The exchange programs are different from the reuse or reutilization programs in that they merely serve as a connection between individuals who need a device and people who want to donate or sell equipment.

“If you’re able to give something away, that’s great, but if you need to pay for medical bills and other costs, this is a good way to sell equipment to someone who really needs it,” says Sheila Simmons, project coordinator for the AT for Kansans Project.

To use the online exchange programs, you generally must fill out a brief online application or register. Then, you can place an equipment ad or view the available equipment.

Some programs, like Georgia’s Tools for Life gTrade equipment exchange, are limited to use by Georgia residents with disabilities and their families.

But the state AT Act programs in Connecticut, Maine, Massachusetts, New Hampshire, Rhode Island and Vermont participate in the Assistive Technology Exchange in New England ( It’s primarily for residents in those states, but the program accepts entries from nearby states.

After contacting your state AT Act program, visit the Pass It On Center, which provides a separate listing of AT exchange networks nationwide. To date, it has 33 resources, covering some 40 states. For information on the center’s listing of AT exchange networks, visit or call (800) 497-8665.

AT Match is an online marketplace where people can list a product, auction it or sell it outright. Shipping charges generally are negotiated between the buyer and seller.

Currently, 11 state AT Act programs are affiliated with AT Match, says Simmons. When you register, you’re automatically provided with a list of AT and DME resources in your state. Registration is free, and you can locate items in 16 categories, including mobility, aids for daily living, communication, computers and environmental controls (although the number of available items fluctuates).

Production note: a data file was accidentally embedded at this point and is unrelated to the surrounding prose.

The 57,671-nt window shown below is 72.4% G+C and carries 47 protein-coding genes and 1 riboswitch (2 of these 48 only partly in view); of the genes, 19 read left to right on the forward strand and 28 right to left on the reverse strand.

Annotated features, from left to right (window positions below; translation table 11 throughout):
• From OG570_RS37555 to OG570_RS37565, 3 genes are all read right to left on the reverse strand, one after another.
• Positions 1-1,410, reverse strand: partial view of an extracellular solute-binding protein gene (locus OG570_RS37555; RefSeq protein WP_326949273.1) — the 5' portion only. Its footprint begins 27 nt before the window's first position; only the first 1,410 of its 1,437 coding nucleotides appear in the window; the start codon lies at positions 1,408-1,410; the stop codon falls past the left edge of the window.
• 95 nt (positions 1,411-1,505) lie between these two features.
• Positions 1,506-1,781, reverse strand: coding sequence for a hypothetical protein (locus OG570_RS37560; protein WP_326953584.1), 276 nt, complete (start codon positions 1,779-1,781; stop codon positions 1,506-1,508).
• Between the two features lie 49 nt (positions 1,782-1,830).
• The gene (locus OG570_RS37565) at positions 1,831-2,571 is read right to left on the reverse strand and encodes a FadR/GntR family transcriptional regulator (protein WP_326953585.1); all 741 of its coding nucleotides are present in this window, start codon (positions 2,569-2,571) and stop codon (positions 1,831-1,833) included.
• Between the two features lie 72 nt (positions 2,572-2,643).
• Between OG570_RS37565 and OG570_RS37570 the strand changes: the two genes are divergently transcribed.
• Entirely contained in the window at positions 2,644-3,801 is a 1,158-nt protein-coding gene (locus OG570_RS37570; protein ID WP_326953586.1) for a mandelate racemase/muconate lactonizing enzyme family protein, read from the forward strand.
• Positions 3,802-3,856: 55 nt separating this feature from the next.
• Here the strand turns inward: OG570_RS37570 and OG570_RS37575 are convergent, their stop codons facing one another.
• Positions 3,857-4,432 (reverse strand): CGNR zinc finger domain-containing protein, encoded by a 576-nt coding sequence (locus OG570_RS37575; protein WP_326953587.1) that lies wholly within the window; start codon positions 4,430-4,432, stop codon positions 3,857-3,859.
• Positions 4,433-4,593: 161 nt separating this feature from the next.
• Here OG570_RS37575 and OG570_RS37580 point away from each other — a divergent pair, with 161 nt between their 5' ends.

As with any online purchases, take note of the golden rule — buyer be aware.

“Exchange programs have their place, but sometimes the equipment really needs to be worked on,” says Simmons. “There are safety, health and usability issues involved.”

Check it out

Here are some tips and questions to help you get what you need:

  • Contact the program, and find out what kinds of equipment are available. Many programs offer durable medical equipment, while others have computer recycling and wheelchair recycling programs.
  • Find out how the equipment is sanitized, and if the program makes repairs and replaces parts before devices are distributed. If not, will the program help you locate a part?
  • If you’re looking for a mobility device like a wheelchair or scooter, inquire about evaluations and fittings. Since there isn’t a one-size-fits-all formula for mobility devices, it’s important to get an evaluation or fitting on your own if the local recycling program doesn’t offer the service. (See “As the Wheel Turns,” November-December 2007.)
  • Once you receive a device, will the program provide training on the equipment, and if it’s not a perfect match, can you return it?
  • If the program has a device that you need, will it help you with repairs or replace the device if it breaks in the future?
  • Ask about cost and income requirements. Many programs donate used equipment to people with disabilities at no cost regardless of income level, but others require a small fee. If a computer recycling program builds a computer to your specifications, what you ask for may determine the cost.

Says Persaud, “Some consumers fall into a black hole when it comes to finding funding for AT. Reutilization programs can get people the equipment they need, usually at no cost.”